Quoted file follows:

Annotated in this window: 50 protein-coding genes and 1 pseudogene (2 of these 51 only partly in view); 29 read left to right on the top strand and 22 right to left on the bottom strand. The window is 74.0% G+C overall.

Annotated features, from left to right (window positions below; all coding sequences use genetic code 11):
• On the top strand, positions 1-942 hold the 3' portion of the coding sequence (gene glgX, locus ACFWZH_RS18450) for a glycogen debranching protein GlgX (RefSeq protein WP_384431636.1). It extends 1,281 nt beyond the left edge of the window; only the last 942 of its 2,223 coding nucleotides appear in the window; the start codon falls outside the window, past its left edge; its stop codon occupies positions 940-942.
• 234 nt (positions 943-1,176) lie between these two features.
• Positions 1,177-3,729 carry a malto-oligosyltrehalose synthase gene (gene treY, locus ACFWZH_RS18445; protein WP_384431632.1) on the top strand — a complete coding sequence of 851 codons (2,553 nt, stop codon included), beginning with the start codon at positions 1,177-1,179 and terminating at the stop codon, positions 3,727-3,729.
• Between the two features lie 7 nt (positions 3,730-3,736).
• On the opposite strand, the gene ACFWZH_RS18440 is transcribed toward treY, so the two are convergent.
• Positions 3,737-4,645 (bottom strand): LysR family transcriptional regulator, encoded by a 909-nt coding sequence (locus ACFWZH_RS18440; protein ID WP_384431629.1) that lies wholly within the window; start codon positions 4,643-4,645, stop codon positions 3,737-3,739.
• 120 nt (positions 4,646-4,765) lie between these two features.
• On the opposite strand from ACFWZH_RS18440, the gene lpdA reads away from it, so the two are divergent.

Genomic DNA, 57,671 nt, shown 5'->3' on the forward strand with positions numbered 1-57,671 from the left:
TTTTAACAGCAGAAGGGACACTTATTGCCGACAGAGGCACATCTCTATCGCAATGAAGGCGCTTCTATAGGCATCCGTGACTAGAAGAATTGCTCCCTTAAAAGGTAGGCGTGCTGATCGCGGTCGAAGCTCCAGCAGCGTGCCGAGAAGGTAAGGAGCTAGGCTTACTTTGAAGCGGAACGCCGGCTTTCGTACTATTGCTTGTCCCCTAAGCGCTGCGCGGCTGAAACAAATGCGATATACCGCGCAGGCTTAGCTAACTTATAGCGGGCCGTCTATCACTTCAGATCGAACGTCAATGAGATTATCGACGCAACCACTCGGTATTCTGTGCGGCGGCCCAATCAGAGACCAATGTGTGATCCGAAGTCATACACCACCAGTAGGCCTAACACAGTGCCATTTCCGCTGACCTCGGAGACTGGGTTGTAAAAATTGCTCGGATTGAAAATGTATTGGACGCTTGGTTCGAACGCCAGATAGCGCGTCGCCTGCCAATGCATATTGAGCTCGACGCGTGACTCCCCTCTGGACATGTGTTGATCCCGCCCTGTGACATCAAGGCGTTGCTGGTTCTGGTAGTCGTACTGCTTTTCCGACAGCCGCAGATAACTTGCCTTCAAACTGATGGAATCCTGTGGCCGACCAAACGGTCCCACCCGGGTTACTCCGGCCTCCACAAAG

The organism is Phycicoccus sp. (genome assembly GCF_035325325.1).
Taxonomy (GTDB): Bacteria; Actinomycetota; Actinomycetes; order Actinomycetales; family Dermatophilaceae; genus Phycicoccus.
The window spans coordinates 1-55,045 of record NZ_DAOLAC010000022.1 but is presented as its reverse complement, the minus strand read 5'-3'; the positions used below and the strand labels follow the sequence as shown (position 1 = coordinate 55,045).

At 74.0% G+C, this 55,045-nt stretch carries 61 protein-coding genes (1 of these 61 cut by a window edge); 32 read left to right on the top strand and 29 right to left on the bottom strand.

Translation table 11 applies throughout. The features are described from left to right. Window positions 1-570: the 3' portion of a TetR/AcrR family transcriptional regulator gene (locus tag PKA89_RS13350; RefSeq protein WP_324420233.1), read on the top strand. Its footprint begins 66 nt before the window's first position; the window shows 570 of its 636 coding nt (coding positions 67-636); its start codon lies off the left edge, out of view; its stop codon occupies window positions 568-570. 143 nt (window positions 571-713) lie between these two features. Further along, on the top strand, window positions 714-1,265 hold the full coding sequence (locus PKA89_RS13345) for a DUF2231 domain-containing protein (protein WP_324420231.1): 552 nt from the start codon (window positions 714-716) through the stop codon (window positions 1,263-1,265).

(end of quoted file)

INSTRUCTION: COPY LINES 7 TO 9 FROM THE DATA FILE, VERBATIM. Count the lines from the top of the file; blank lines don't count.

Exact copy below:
• On the opposite strand, the gene ACFWZH_RS18440 is transcribed toward treY, so the two are convergent.
• Positions 3,737-4,645 (bottom strand): LysR family transcriptional regulator, encoded by a 909-nt coding sequence (locus ACFWZH_RS18440; protein ID WP_384431629.1) that lies wholly within the window; start codon positions 4,643-4,645, stop codon positions 3,737-3,739.
• 120 nt (positions 4,646-4,765) lie between these two features.